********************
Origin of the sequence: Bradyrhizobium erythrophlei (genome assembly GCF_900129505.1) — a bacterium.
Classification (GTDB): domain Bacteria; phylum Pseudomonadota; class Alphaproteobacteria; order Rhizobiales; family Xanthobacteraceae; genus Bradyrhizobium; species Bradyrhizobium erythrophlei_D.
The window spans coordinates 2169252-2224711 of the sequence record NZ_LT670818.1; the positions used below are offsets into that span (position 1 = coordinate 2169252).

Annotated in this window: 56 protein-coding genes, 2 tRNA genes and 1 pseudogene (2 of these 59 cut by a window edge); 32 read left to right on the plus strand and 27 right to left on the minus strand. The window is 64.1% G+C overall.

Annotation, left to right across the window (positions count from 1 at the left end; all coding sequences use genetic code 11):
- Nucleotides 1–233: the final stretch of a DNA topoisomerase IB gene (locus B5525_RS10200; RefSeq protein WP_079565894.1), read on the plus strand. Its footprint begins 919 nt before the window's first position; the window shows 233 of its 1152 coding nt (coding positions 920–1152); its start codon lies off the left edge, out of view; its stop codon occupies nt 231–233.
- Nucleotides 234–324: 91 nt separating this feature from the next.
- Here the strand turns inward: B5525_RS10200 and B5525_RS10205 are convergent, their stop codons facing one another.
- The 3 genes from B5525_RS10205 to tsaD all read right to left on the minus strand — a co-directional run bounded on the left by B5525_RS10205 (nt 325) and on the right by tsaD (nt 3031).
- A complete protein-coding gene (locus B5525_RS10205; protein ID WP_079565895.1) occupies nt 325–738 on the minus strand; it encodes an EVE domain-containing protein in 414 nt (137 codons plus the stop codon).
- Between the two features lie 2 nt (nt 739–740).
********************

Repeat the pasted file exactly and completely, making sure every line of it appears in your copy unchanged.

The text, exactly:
Origin of the sequence: Bradyrhizobium erythrophlei (genome assembly GCF_900129505.1) — a bacterium.
Classification (GTDB): domain Bacteria; phylum Pseudomonadota; class Alphaproteobacteria; order Rhizobiales; family Xanthobacteraceae; genus Bradyrhizobium; species Bradyrhizobium erythrophlei_D.
The window spans coordinates 2169252-2224711 of the sequence record NZ_LT670818.1; the positions used below are offsets into that span (position 1 = coordinate 2169252).

Annotated in this window: 56 protein-coding genes, 2 tRNA genes and 1 pseudogene (2 of these 59 cut by a window edge); 32 read left to right on the plus strand and 27 right to left on the minus strand. The window is 64.1% G+C overall.

Annotation, left to right across the window (positions count from 1 at the left end; all coding sequences use genetic code 11):
- Nucleotides 1–233: the final stretch of a DNA topoisomerase IB gene (locus B5525_RS10200; RefSeq protein WP_079565894.1), read on the plus strand. Its footprint begins 919 nt before the window's first position; the window shows 233 of its 1152 coding nt (coding positions 920–1152); its start codon lies off the left edge, out of view; its stop codon occupies nt 231–233.
- Nucleotides 234–324: 91 nt separating this feature from the next.
- Here the strand turns inward: B5525_RS10200 and B5525_RS10205 are convergent, their stop codons facing one another.
- The 3 genes from B5525_RS10205 to tsaD all read right to left on the minus strand — a co-directional run bounded on the left by B5525_RS10205 (nt 325) and on the right by tsaD (nt 3031).
- A complete protein-coding gene (locus B5525_RS10205; protein ID WP_079565895.1) occupies nt 325–738 on the minus strand; it encodes an EVE domain-containing protein in 414 nt (137 codons plus the stop codon).
- Between the two features lie 2 nt (nt 739–740).